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File session locking race #1391

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ghost opened this issue Dec 1, 2015 · 3 comments

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@ghost
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commented Dec 1, 2015

Originally reported by: Anonymous


We encountered a race condition in the FileSession class, one that causes our application to discard session data prematurely when a non-trivial load is generated against the application.

The issue is that on UNIX locks are associated with file objects and not pathnames, so this race which is clearly marked as a race:

        try:
            # Open lockfile for writing without truncation:
            self.fp = open(path, 'r+')
        except IOError:
            # If the file doesn't exist, IOError is raised; Use a+ instead.
            # Note that there may be a race here. Multiple processes
            # could fail on the r+ open and open the file a+, but only
            # one will get the the lock and write a pid.
            self.fp = open(path, 'a+')

Can generate actually two different file objects, one that is overwritten by the other, but which still has an allocated space. These are marked as (deleted) in the lsof output.

With these two handles in place in two separate threads, each will successfully acquire a lock but in reality the critical section will run in parallel.

I quick workaround is to avoid removing the file altogether, so only the initial connection will have the race:

--- a/cherrypy/lib/sessions.py    2015-11-30 14:00:08.011323375 +0100
+++ b/cherrypy/lib/sessions.py    2015-11-30 12:41:37.864640838 +0100
@@ -554,7 +554,7 @@

     def release_lock(self, path=None):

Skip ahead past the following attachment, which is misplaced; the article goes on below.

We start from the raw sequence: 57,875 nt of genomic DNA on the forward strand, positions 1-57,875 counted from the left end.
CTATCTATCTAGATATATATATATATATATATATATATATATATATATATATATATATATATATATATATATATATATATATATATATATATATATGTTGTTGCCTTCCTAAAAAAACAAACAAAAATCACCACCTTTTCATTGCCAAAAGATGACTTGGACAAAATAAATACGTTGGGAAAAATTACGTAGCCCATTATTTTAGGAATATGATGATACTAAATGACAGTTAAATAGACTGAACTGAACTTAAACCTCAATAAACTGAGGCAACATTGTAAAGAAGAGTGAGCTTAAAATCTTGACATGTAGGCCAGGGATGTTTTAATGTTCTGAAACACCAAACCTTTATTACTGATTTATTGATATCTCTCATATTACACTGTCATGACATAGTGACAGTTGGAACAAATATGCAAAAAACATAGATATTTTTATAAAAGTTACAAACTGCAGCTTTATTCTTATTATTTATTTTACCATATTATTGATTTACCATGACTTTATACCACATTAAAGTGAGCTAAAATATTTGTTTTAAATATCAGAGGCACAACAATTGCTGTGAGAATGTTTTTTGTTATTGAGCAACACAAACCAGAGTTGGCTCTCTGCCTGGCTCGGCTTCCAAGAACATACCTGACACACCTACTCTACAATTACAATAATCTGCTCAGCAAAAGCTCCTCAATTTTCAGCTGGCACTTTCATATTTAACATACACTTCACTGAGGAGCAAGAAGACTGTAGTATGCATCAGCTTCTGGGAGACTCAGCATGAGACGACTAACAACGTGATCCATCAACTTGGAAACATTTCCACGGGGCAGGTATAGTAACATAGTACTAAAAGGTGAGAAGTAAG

"""Release the lock on the currently-loaded session data."""
-        self.lock.remove()
+        #self.lock.remove()
         self.lock.release()
         self.locked = False

This solves the race because the lock file will never be removed and thus only the first branch will execute in LockFile constructor, causing all racing threads to open the already existing files. A small race in the initial request would still happen, if the lock file does not yet exist.

I see various alternatives to resolve this problem:

  • actually place the lock on the session file instead of a separate lockfile
  • always create the lockfile and never remove it
  • after locking recheck the pid in the file and see if we lost the race (after locking, we could read it after reopening the file by pathname, that would return the file object that won the race), in that case we could release our stale fd and relock the other one

But I do have a couple of issues how this lock works anyway:

  • we are writing a pid, but in a threaded application it is always the same (ever since NPTL took over linuxthreads, so 7-8 years at least on Linux)
  • I don't see too much advantage in writing the pid in the first place, it generates I/O on every request (ok I know it is probably cached, but anyway), since it's always the same it doesn't give the user any clues what is blocking the session
  • I don't see too much advantage in permitting lock_timeout either, it just causes waiting threads to spin, and it is far from fair. Blocking on fcntl() will probably be more fair (although I didn't check what kind of mechanisms the kernel uses for synchronizing waiters)

This is a pretty serious and difficult to find bug, so I'd consider this critical. I am not yet sure how I can work this around in our internal code base, I'd like to avoid having to patch cherrypy in our production.


@ghost

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commented Dec 1, 2015

Original comment by Balazs Scheidler (Bitbucket: bazsi, GitHub: bazsi):


The patch got malformed, here it comes:

#!python


--- sessions.py    2015-11-30 14:00:08.011323375 +0100
+++ lib/python2.7/site-packages/cherrypy/lib/sessions.py    2015-11-30 12:41:37.864640838 +0100
@@ -554,7 +554,7 @@

     def release_lock(self, path=None):
         """Release the lock on the currently-loaded session data."""
-        self.lock.remove()
+        #self.lock.remove()
         self.lock.release()
         self.locked = False

@webknjaz

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commented Jun 25, 2019

cc @bazsi

@webknjaz

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commented Jun 25, 2019

@jaraco jaraco referenced this issue Jun 25, 2019
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